Note: I use the Stock Selection Guide Software and its methodologies from the CSA to perform the bulk of my analysis on stocks. This is not a recommendation to buy a stock – it is my analysis only. Please do your own research.
I am going to do something a little bit different this week. As you known, every Wednesday I have a look at one dividend stock and run through the analysis that I go through to get to a buy price for that company. This week, I thought it would be a cool idea to look at an exchange traded fund (ETF) and run through a bit of an analysis on that. Like individual dividend stocks, dividend based ETFs need to be examined to ensure they are the right asset for an account. It would be unwise to just pick any old index fund.
Which Index Fund to Examine
So the first question that obviously comes to mind first is how to select a ETF to examine? This is easy thanks to the folks over at Morningstar. In the tabbed menu on the main page, there are a number of tabs – click on the one called ETFs. Then in the middle of the page there is a section called “Most Popular ETFs by Trading Volume”. At the bottom of this table click on the View Complete List and you will see all the most highly traded ETFs by trading volume. This is an amazing starting point for any investor who is looking for ETFs. You can then filter the results based on investment style (large-cap value, small-cap value, etc) or to only show the top 20. For the purposes of this excersise, I simply searched for the first dividend focused ETF and decided to go with that – it is the iShares Dow Jones Select Dividend Index (DVY).
The iShares Dow Jones Select Dividend Index Fund seeks investment results that correspond generally to the price and yield performance, before fees and expenses, of the Dow Jones U.S. Select Dividend Index. The Dow Jones U.S. Select Dividend Index, measures 100 leading U.S. dividend-paying companies and is derived from the Dow Jones U.S. Index, which covers approximately 95% of U.S. market capitalization. Stocks are screened by dividend-per-share growth rate, dividend payout ratio and average daily dollar trading volume, and are selected based on dividend yield.
When examining ETFs, it is important to ensure that the stated investment objective of the fund meets your objectives for that fund in your portfolio. If you are looking for a dividend based index fund, then ensure that is the funds objective. This seems obvious, but it can be easily overlooked.
Top 25 Holdings
Any ETF will have a number of stocks that make up the index as its top holdings. The top 25 stocks in the iShares Dow Jones Select Dividend Index are:
Keep in mind that if you already have a number of these stocks covered in other funds or individual stock holdings then you are increasing your investment in these stocks by buying the fund. This must be considered in terms of your overall sector and asset allocation.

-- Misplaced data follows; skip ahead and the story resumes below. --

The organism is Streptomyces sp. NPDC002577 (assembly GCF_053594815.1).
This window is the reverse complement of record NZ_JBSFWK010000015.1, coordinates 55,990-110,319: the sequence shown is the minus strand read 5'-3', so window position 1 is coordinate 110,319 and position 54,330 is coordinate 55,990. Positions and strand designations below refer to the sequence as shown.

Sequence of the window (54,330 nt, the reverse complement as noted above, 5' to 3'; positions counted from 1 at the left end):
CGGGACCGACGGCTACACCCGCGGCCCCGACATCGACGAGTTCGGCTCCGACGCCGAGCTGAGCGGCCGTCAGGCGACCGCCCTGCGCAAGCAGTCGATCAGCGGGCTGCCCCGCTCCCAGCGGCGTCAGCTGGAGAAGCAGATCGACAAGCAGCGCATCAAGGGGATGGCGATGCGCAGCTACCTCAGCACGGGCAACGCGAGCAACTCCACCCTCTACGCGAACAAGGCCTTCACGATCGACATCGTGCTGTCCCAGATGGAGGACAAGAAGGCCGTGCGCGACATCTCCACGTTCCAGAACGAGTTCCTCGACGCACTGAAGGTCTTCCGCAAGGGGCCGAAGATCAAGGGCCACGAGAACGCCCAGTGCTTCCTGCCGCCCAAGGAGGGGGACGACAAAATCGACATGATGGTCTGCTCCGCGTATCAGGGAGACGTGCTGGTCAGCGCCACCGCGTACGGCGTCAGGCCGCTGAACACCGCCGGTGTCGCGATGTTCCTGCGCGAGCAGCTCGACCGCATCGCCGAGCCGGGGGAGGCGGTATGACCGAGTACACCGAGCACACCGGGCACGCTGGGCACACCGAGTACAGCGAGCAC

When investing in ETFs the analysis of the funds performance is how it did relative to its underlying index. It is not necessarily how the overall index has performed in the past. We can look at this from two sources. The first is from Morningstar who compares the ETF to the S&P 500 and Large Cap Value stocks but not the actual underlying index:
At the iShares website, they review the performance of the ETF to the actual Dow Jones Select Dividend Index:
As we can see the ETF has done a good job tracking both the overall market and the actual index. As to be expected, it lags a bit because of fees but nothing out of the ordinary.
Fees and Expenses
If we are buying index products, then fees should be low. The iShares Dow Jones Select Dividend ETF has an MER of 0.40% which is pretty good. It is not as low as the iShares S&P 500 Index Fund (IVV) which is at 0.09%. It appears that the company’s strategy is to have higher fees for more the specialty funds. I am not sure why this is (perhaps iShares you can tell us?) but the 0.40% is still significantly lower than the average mutual fund.
Dividend Distribution Policy
It is a good idea to check the dividend distribution policy on any ETF, whether it is dividend focused or not. The iShares Dow Jones Select Dividend fund states the following in the prospectus:
As you can see, we are basically just confirming the details of the fund so that we fully understand what it is we are investing in. By selecting the top traded ETFs, then there is some comfort that the fund is widely tracked and monitored. Looking at the top holdings provides us with a confirmation of the funds objectives, as well as to make sure we have considered our overall asset and sector allocation. Finally, examining fees is crucial to make sure we are not over-paying.
If you hold this fund, then please let me know what your experience has been with it and why you bought it. I would greatly appreciate other viewpoints and I think my readers would as well.
Disclosure: The Dividend Guy does not own shares in iShares Dow Jones Select Dividend fund. This is my analysis of the stock and is not investment advice. Do your own research.
(Photo Credit: Ulrik De Wachter)